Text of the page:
Consider meal delivery services, meal kits, local pre-made options, a personal chef, or asking family or friends to take over cooking duties for a while. These ideas are also helpful to have in place postpartum. 

Prenatal Nutrition Tips

With so much nutrition information out there, it’s easy for food to become a source of stress. As a dietitian who specializes in women’s health, here is some of my best advice for navigating nutrition during pregnancy:

  • Start before you are pregnant and continue afterward. It’s never too early to begin thinking about nutrition. Even if you aren’t planning children, optimizing your fertility means optimizing your health. 

Focusing on prenatal nutrients during the preconception period builds nutrient stores, prepares the body for pregnancy, and provides peace of mind during pregnancy. And these same nutrition strategies provide support for postpartum recovery and breastfeeding. 

  • Consider supplements carefully. A quality prenatal, fish oil, vitamin D, magnesium, probiotics, and food-based supplements like greens and protein powders are generally safe to take before, during, and after pregnancy. Choosing high-quality options and nutrients in their active forms is important.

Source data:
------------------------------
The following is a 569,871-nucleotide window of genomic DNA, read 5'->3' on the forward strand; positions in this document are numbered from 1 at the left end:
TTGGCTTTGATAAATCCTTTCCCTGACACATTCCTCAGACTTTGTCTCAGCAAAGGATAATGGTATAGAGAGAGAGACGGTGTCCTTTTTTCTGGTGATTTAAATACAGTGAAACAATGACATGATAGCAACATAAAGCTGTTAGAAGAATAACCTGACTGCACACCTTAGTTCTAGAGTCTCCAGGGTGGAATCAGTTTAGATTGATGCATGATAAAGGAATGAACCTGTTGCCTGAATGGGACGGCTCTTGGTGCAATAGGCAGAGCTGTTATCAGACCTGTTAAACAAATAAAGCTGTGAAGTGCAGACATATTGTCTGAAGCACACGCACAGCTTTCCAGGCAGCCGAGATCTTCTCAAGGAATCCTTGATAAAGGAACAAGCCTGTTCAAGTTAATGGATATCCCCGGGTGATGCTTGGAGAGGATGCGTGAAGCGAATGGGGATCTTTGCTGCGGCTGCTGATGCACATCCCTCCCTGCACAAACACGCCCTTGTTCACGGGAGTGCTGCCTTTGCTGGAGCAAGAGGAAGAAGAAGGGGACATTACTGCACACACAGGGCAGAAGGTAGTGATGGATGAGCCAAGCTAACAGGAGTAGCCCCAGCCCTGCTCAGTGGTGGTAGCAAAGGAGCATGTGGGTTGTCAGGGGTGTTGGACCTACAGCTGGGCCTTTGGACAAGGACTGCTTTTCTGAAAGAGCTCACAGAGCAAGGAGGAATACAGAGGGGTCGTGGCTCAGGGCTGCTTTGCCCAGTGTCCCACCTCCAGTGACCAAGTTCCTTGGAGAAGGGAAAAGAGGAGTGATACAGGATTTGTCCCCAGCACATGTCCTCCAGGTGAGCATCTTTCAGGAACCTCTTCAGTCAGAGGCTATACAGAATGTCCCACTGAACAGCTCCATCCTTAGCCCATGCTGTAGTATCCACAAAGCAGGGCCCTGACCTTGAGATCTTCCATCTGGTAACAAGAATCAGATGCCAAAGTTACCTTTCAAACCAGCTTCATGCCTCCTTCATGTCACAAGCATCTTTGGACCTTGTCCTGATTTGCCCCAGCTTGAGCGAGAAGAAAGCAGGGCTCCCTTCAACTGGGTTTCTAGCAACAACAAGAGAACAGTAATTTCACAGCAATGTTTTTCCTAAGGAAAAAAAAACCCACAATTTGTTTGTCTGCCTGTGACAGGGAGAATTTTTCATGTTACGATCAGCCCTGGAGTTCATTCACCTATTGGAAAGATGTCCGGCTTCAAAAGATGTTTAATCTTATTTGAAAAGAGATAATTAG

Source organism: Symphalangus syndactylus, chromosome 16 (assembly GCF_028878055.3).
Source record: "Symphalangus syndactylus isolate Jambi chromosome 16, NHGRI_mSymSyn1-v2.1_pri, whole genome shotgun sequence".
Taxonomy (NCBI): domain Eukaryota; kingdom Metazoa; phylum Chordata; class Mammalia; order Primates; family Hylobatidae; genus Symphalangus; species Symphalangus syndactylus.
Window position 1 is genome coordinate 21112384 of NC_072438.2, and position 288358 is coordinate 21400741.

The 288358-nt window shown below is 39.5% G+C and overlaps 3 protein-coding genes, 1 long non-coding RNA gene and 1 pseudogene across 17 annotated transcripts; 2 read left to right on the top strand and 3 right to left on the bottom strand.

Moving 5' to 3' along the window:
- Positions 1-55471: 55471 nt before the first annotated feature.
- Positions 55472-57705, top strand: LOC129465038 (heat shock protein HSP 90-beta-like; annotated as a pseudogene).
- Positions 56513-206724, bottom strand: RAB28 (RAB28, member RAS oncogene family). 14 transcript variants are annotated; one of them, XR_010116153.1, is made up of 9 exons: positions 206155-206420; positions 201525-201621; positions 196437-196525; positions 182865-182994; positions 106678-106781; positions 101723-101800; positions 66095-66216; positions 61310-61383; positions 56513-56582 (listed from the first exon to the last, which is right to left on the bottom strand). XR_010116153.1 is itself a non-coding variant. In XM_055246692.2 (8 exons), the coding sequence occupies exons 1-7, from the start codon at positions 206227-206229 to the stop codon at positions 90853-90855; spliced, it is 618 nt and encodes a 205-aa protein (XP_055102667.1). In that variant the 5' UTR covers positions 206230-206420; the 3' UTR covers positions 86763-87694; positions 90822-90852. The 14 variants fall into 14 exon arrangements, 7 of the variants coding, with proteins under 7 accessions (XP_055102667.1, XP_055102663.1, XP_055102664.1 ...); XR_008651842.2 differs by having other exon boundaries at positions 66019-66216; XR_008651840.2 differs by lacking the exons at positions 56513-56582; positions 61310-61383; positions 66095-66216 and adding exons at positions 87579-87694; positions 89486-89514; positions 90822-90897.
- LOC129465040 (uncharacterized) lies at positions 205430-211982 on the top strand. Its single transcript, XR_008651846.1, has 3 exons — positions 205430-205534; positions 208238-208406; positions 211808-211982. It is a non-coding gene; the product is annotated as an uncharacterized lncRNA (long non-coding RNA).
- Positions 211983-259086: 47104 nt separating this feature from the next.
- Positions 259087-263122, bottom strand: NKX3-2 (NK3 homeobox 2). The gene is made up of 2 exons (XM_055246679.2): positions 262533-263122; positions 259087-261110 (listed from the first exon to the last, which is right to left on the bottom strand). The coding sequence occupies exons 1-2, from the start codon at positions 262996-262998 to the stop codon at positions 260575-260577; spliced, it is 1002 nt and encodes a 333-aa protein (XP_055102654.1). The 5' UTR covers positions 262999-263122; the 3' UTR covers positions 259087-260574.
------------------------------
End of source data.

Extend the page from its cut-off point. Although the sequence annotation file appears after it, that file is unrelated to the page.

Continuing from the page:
However, we don’t have much data on the use of most other supplements during pregnancy as it isn’t ethical to conduct that type of research. Please review all supplements with your provider or dietitian if you are trying to conceive or are already pregnant. 

  • Do your best. Food choices during pregnancy might not turn out how you envision it, and that’s okay. You may have to adjust your expectations based on how you feel and the pregnancy symptoms you experience. 

Pregnancy is a time to get creative and open yourself up to experimenting with new foods, flavors, and ideas. You might discover new favorite dishes or healthy versions of the foods you crave. You might learn to let go control and lean on your partner or community for support in your nourishment. No matter how it goes, your best is enough. 

  • Trust your body. Although we often want to control as much as we can about pregnancy – and food is one thing we can control – part of the pregnancy experience is surrendering and trusting your body. Your body knows what it is doing. Take some time to tune into yourself and listen to your body talk to you through sensations, hunger, and symptoms. Then, listen and adjust as needed. 

Pregnancy is a time of heightened motivation. We want to do the best for our children and that means taking care of ourselves. Eating well (without too much pressure) is how we begin mothering even before we meet our little ones.   

Ryah Nabielski, MS, RDN is a functional nutritionist, writer, and recipe creator. Ryah helps clients use a natural, food-as-medicine approach to improve fertility, pregnancy, hormone balance, autoimmunity, and discover a healthy relationship with food and body. Learn more about Ryah and her private practice at